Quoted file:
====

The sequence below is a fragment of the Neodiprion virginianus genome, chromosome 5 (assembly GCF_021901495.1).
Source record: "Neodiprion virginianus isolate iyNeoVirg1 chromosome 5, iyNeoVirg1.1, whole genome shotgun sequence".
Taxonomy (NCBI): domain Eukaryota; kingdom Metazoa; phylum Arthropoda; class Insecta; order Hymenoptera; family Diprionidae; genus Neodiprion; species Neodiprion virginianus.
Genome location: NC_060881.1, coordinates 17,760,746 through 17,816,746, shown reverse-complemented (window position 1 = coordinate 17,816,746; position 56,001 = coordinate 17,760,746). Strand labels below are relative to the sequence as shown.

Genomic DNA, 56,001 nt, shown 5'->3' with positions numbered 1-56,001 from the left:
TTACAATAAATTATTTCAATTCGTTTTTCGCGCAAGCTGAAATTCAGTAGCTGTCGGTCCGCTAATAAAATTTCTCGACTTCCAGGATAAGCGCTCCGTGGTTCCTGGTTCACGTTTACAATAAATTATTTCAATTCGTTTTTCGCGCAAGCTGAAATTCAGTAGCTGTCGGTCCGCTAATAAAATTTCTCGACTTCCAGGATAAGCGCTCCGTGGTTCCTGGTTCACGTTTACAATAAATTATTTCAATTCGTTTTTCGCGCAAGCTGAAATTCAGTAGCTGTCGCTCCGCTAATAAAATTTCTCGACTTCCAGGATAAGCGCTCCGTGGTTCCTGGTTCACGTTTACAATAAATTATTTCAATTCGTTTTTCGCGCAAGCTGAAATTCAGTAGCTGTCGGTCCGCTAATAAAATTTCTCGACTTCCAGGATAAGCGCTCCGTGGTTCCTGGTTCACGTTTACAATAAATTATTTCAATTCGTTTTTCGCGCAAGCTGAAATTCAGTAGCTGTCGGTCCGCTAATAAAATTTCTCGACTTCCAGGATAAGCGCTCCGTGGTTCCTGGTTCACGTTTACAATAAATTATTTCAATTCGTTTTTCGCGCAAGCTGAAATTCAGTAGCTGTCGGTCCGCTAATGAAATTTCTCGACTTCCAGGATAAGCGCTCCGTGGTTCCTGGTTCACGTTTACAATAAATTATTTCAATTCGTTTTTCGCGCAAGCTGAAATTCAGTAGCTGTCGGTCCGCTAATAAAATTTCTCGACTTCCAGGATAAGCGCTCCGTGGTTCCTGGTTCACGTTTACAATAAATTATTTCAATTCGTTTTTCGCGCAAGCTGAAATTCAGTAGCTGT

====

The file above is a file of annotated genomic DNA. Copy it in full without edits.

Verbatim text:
The sequence below is a fragment of the Neodiprion virginianus genome, chromosome 5 (assembly GCF_021901495.1).
Source record: "Neodiprion virginianus isolate iyNeoVirg1 chromosome 5, iyNeoVirg1.1, whole genome shotgun sequence".
Taxonomy (NCBI): domain Eukaryota; kingdom Metazoa; phylum Arthropoda; class Insecta; order Hymenoptera; family Diprionidae; genus Neodiprion; species Neodiprion virginianus.
Genome location: NC_060881.1, coordinates 17,760,746 through 17,816,746, shown reverse-complemented (window position 1 = coordinate 17,816,746; position 56,001 = coordinate 17,760,746). Strand labels below are relative to the sequence as shown.

Genomic DNA, 56,001 nt, shown 5'->3' with positions numbered 1-56,001 from the left:
TTACAATAAATTATTTCAATTCGTTTTTCGCGCAAGCTGAAATTCAGTAGCTGTCGGTCCGCTAATAAAATTTCTCGACTTCCAGGATAAGCGCTCCGTGGTTCCTGGTTCACGTTTACAATAAATTATTTCAATTCGTTTTTCGCGCAAGCTGAAATTCAGTAGCTGTCGGTCCGCTAATAAAATTTCTCGACTTCCAGGATAAGCGCTCCGTGGTTCCTGGTTCACGTTTACAATAAATTATTTCAATTCGTTTTTCGCGCAAGCTGAAATTCAGTAGCTGTCGCTCCGCTAATAAAATTTCTCGACTTCCAGGATAAGCGCTCCGTGGTTCCTGGTTCACGTTTACAATAAATTATTTCAATTCGTTTTTCGCGCAAGCTGAAATTCAGTAGCTGTCGGTCCGCTAATAAAATTTCTCGACTTCCAGGATAAGCGCTCCGTGGTTCCTGGTTCACGTTTACAATAAATTATTTCAATTCGTTTTTCGCGCAAGCTGAAATTCAGTAGCTGTCGGTCCGCTAATAAAATTTCTCGACTTCCAGGATAAGCGCTCCGTGGTTCCTGGTTCACGTTTACAATAAATTATTTCAATTCGTTTTTCGCGCAAGCTGAAATTCAGTAGCTGTCGGTCCGCTAATGAAATTTCTCGACTTCCAGGATAAGCGCTCCGTGGTTCCTGGTTCACGTTTACAATAAATTATTTCAATTCGTTTTTCGCGCAAGCTGAAATTCAGTAGCTGTCGGTCCGCTAATAAAATTTCTCGACTTCCAGGATAAGCGCTCCGTGGTTCCTGGTTCACGTTTACAATAAATTATTTCAATTCGTTTTTCGCGCAAGCTGAAATTCAGTAGCTGT